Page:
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Rampaging Camel Kills Two Men at a Tennessee Farm – The New York Times

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The camel was put down after it charged at law enforcement officers who were trying to move one of the victims, the authorities said.
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Two men were killed by a camel that had gotten loose at a farm in Tennessee on Thursday, the authorities said.
The camel charged at sheriff’s deputies as they tried to help the men it had just attacked at Shirley Farms in Obion, Tenn., the Obion County Sheriff’s Office said in a statement.
It was unclear what set off the camel’s rampage.
The men were identified as Bobby Matheny, 42, of Ridgely, Tenn., and Tommy Gunn, 67, of Obion, Tenn., the Sheriff’s Office said.
As the deputies tried to move one of the men, the camel charged at them, the statement said. The animal had already “attacked” a Sheriff’s Office vehicle.
“It was at this time officers had to put the camel down for the safety of everyone on scene,” the statement said.
An obituary for Mr. Matheny said that he was a janitor at a high school and that he would “be remembered for his kindness and the friendship that he always showed to all that he met.”
The nature of the men’s injuries was not immediately available. They were pronounced dead at the scene, the statement said.
The Sheriff’s Office declined to say whether the camel was male or female, which an expert said could help explain the animal’s behavior.
Bernard Faye, a retired camel scientist in France, said on Sunday that it was rare for a female camel to be aggressive unless they were defending their offspring.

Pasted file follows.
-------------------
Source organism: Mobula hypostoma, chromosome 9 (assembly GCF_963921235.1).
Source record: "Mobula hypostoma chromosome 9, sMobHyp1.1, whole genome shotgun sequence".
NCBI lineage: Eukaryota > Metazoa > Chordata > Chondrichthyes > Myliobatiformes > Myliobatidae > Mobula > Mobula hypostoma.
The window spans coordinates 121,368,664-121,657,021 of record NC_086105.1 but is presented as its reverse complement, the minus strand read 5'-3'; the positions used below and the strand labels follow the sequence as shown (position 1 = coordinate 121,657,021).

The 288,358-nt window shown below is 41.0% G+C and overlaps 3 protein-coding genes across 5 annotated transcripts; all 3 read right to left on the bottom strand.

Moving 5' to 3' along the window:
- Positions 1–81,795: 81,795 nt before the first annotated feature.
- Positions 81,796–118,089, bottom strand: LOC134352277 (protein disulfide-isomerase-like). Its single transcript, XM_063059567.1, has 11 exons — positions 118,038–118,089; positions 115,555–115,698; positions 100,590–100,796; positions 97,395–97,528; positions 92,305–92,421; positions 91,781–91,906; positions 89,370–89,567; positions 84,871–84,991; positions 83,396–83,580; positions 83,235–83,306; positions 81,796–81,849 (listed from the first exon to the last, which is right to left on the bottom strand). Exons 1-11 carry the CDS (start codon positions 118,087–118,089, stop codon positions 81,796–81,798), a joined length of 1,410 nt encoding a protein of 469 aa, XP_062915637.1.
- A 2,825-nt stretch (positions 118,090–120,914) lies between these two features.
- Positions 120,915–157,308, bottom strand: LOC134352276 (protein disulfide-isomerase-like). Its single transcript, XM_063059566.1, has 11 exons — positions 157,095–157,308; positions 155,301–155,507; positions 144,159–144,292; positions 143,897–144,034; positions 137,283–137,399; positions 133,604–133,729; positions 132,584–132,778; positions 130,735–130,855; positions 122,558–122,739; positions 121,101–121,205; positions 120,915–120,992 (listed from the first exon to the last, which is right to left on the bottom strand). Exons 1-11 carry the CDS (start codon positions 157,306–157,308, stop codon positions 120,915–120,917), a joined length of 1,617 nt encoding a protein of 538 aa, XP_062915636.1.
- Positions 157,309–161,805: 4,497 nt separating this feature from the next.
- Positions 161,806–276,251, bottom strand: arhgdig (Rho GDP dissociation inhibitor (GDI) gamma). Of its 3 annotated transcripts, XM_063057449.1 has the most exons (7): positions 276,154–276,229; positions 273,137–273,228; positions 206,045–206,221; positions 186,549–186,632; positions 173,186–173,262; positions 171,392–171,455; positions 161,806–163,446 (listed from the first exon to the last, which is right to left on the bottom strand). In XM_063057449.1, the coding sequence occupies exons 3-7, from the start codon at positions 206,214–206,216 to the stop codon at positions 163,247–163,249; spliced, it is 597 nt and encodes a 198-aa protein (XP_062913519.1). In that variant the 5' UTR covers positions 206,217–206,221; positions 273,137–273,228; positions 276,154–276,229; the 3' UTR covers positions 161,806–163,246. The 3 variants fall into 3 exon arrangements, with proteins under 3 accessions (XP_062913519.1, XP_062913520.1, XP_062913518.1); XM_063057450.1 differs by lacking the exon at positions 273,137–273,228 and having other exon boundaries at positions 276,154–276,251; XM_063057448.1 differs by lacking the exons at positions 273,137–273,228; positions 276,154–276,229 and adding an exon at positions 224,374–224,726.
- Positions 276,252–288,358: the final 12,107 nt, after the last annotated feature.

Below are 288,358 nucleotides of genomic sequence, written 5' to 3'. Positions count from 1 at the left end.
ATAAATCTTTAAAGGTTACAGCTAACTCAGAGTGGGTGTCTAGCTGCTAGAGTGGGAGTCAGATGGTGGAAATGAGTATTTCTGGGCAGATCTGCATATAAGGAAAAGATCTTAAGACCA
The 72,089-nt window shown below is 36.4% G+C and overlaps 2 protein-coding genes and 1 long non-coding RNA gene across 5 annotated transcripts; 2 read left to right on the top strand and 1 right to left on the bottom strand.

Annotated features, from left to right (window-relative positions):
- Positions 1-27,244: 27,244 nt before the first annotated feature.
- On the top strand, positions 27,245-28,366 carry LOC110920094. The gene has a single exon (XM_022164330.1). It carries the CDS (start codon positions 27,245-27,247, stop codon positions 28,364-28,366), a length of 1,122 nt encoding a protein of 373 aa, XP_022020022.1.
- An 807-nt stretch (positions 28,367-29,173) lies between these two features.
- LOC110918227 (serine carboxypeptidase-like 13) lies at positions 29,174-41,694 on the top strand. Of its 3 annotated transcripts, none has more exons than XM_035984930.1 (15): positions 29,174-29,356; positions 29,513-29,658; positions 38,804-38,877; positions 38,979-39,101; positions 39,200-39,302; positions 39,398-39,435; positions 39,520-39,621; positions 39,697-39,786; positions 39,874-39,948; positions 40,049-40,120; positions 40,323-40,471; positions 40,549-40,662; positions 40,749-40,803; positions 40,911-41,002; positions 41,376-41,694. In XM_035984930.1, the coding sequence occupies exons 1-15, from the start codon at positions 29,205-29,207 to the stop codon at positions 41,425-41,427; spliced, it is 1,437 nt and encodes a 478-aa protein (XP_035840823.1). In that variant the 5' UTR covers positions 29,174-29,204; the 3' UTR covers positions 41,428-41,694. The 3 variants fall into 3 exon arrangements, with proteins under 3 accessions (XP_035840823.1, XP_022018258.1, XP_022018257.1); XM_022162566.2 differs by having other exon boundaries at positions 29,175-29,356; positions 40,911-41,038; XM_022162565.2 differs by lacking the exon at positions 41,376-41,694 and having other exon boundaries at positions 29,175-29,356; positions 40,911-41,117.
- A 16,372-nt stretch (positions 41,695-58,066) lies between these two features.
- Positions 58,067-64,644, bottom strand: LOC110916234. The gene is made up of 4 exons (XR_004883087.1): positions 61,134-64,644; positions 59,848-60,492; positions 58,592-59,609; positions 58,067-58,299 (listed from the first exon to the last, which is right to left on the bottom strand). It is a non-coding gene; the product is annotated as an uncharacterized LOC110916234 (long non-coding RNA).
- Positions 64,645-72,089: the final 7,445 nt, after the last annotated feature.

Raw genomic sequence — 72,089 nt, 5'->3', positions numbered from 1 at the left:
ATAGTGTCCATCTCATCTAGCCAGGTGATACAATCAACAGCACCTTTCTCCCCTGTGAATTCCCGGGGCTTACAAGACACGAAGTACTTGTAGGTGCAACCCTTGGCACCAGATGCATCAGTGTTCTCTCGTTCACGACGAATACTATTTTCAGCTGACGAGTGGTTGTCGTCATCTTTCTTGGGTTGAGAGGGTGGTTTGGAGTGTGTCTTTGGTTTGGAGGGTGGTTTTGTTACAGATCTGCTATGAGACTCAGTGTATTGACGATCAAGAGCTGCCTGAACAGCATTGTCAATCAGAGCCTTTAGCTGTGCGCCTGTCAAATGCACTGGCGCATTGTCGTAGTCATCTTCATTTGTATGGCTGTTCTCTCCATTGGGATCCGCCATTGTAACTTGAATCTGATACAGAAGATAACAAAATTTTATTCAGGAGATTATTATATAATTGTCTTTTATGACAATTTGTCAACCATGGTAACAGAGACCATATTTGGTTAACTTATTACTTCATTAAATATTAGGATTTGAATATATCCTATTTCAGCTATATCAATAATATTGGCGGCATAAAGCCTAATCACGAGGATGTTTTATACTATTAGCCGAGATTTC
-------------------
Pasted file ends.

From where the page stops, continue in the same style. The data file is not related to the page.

Male camels, however, are known to be aggressive during the rutting season, a time between November and March when they try to mate with females, said Dr. Faye, a chairman of the International Society of Camelid Research and Development.
“Sometimes they are completely crazy,” he said, adding, “Usually, if the male is correctly managed, there is no problem.”
Still, Dr. Faye said that it was unusual to see a camel assault of this scale.
There have been other attacks, including one in 2014 in which a Chicago man who owned a wildlife park in Mexico died after a camel kicked him, bit him and sat on him. And in 2015, a camel trampled two people to death at a farm in Texas. That camel was a male in the middle of its rutting season.
A man who answered the phone at Shirley Farms on Sunday declined to comment. It was not clear for what purpose the farm had the camel.
On Facebook, Shirley Farms advertises a seasonal pumpkin barn and animal petting areas. In 2017, it offered camel rides.
A 2019 inspection report by the U.S. Agriculture Department said that the farm did not have a barrier separating the camels and the people who were petting and feeding them, adding that there were no employees or attendants around. It was not known if the farm had corrected the issues.
A department inspection report from September showed that the farm had at least one dromedary camel. Dromedary camels weigh about 1,100 pounds and reach at least six feet at the shoulder, according to the department. The farm also had goats, sheep, deer, alpacas, a zebra and a kangaroo, the report said.
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